Under these circumstances, there have been strong reasons for exploring and developing a simple and accurate method and a genotyping kit for detection of HPV infection and identification of the genotype of infecting HPV with high specificity and sensitivity, as well as probes for genotyping the HPV, and DNA chips including the probes. In addition, the genotyping kit, the probes and the DNA chips must have specificity and sensitivity high enough to detect various kinds of HPV so that they can diagnose the HPV infection and identify its genotype with accuracy.

SUMMARY OF THE INVENTION

It is one object of the present invention to provide novel probes having nucleotide sequences complementary to DNA of HPV in order to detect HPV infection and identify the genotype of HPV with high specificity and sensitivity.

It is another object of the invention to provide a DNA chip for detection of HPV infection and identification of the HPV genotype, wherein the DNA chip comprises probes having nucleotide sequences complementary to DNA of HPV.

It is yet another object to provide an HPV genotyping kit comprising a novel DNA chip for detection of HPV infection and identification of the HPV genotype.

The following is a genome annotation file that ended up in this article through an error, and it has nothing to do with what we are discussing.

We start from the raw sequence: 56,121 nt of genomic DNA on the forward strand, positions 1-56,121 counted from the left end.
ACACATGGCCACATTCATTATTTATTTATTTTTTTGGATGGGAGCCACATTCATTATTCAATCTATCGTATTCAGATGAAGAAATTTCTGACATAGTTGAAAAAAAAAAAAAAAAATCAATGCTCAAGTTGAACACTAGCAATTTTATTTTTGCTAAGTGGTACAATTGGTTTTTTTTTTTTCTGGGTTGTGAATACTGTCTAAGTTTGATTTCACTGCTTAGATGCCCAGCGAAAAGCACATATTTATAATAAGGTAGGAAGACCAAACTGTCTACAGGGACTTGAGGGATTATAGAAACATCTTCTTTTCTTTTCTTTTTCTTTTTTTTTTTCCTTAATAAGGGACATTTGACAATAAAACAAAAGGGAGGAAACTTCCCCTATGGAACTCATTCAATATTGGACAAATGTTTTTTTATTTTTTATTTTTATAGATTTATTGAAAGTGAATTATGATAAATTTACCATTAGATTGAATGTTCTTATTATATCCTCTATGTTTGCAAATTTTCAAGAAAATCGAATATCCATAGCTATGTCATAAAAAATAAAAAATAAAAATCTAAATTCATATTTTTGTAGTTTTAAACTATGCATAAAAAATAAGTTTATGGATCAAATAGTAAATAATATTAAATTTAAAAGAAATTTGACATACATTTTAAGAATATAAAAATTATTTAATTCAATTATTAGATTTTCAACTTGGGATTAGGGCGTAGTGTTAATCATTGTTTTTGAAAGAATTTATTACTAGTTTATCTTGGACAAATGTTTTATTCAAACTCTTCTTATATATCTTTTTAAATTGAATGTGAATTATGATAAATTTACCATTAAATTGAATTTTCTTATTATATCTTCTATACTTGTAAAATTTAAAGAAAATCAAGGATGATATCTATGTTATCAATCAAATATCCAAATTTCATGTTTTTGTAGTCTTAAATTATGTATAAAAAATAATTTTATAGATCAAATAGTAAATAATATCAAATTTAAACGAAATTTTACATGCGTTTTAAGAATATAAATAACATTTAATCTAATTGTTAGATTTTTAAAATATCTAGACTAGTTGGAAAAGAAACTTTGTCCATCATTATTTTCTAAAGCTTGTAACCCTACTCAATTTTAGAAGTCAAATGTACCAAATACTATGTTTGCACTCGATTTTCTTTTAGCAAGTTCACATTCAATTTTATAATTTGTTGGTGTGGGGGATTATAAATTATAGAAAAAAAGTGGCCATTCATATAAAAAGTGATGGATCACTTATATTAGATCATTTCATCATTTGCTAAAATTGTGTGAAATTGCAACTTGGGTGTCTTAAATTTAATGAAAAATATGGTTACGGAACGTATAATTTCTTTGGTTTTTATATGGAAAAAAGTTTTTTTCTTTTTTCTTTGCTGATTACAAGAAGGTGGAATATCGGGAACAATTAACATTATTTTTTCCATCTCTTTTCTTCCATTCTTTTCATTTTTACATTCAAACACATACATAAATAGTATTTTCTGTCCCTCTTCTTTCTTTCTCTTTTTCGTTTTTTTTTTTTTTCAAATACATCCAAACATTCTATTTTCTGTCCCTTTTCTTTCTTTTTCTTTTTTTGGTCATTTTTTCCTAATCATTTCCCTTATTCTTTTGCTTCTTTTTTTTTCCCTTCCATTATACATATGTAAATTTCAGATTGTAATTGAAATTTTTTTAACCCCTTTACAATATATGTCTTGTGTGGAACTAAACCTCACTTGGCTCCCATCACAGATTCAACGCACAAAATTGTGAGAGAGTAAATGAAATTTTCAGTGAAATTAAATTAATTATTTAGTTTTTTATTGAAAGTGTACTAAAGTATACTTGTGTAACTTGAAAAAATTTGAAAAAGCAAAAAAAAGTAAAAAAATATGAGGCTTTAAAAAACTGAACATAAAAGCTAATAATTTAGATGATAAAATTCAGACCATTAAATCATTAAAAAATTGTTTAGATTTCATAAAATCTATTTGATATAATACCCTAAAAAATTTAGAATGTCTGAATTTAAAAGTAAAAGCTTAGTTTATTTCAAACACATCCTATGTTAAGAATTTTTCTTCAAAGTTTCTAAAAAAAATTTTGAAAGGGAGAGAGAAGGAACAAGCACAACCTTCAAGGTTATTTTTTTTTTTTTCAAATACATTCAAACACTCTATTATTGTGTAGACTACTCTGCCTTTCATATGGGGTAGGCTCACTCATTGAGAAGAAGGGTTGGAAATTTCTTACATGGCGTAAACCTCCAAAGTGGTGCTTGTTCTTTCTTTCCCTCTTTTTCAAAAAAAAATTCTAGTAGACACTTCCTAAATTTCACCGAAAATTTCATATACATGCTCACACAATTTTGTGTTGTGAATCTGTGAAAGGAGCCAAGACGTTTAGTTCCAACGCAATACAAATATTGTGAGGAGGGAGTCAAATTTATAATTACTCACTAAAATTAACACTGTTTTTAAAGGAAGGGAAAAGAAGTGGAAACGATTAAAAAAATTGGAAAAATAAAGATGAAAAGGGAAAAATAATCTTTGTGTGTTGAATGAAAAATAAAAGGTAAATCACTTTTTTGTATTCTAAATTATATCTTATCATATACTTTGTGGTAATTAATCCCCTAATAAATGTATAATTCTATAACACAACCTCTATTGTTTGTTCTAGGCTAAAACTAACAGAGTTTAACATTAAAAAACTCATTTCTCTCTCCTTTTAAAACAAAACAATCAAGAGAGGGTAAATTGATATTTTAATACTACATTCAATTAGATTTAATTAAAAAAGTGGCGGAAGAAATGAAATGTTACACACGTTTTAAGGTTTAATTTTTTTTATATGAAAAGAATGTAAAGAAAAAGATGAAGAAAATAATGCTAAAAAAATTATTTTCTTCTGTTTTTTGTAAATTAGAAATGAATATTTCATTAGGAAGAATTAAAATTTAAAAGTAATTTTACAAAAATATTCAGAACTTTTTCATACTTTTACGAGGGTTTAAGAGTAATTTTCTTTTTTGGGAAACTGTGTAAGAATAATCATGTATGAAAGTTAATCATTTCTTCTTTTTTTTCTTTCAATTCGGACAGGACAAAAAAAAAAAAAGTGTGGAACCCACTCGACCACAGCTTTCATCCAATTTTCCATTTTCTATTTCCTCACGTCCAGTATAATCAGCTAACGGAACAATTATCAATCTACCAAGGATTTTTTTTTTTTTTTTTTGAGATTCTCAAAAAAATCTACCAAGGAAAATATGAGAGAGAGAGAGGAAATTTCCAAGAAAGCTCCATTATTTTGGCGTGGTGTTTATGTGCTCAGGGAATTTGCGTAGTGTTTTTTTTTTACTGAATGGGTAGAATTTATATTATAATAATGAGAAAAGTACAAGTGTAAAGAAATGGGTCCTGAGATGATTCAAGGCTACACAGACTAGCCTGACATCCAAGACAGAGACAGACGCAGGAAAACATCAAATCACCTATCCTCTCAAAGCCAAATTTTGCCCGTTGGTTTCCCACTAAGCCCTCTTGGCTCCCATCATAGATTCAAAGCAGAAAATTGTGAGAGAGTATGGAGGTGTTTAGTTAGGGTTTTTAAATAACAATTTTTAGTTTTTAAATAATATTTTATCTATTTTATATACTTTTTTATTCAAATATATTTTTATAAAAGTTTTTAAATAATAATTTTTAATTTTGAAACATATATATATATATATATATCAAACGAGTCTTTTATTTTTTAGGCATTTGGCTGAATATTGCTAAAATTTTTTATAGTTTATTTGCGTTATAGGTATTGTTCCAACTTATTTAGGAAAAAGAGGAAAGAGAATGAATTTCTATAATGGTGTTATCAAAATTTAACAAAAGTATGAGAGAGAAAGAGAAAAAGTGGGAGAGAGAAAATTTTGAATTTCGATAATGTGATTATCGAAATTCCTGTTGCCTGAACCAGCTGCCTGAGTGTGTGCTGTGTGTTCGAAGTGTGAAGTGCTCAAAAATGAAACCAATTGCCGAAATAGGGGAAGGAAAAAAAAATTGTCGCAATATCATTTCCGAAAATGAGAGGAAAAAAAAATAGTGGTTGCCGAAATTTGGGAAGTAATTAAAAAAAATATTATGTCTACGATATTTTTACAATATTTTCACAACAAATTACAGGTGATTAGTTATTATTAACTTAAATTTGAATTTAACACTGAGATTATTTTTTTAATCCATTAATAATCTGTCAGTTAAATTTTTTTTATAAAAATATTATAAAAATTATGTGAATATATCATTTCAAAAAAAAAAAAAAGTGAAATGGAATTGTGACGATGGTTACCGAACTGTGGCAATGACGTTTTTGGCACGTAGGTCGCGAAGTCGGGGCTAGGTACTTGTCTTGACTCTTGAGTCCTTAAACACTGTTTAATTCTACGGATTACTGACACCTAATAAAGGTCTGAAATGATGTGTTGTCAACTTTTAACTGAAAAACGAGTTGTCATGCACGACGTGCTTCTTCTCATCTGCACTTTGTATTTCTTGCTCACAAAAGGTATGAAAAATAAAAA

It is still another object to provide a method for diagnosis of HPV infection and identification of the HPV genotype using a novel DNA chip for detection of HPV infection and identification of the HPV genotype.

It is a further object to provide a method for amplifying sample DNA by a novel PCR in the diagnosis of HPV infection and the identification of the HPV genotype using a novel DNA chip for detection of HPV infection and identification of the HPV genotype.

BRIEF DESCRIPTION OF THE DRAWINGS

FIGS. 1 a and 1 b are schematic representations of the types and positions of the probes on the DNA chip according to one embodiment of the present invention.

FIG. 2 a is a photograph showing the result of HPV 16 DNA analysis using the DNA chip shown in FIG. 1 a.

FIG. 2 b is a photograph showing the result of HPV 18 DNA analysis using the DNA chip shown in FIG. 1 a.

FIG. 2 c is a photograph showing the result of HPV 39 DNA analysis using the DNA chip shown in FIG. 1 a.

FIG. 2 d is a photograph showing the result of HPV 58 DNA analysis using the DNA chip shown in FIG. 1 a.

FIG. 2 e is a photograph showing the result of HPV 68 DNA analysis using the DNA chip shown in FIG. 1 a.

FIG. 2 f is a photograph showing the result of HPV 69 DNA analysis using the DNA chip shown in FIG. 1 a.

FIG. 2 g is a photograph showing the result of HPV 6 DNA analysis using the DNA chip shown in FIG. 1 a.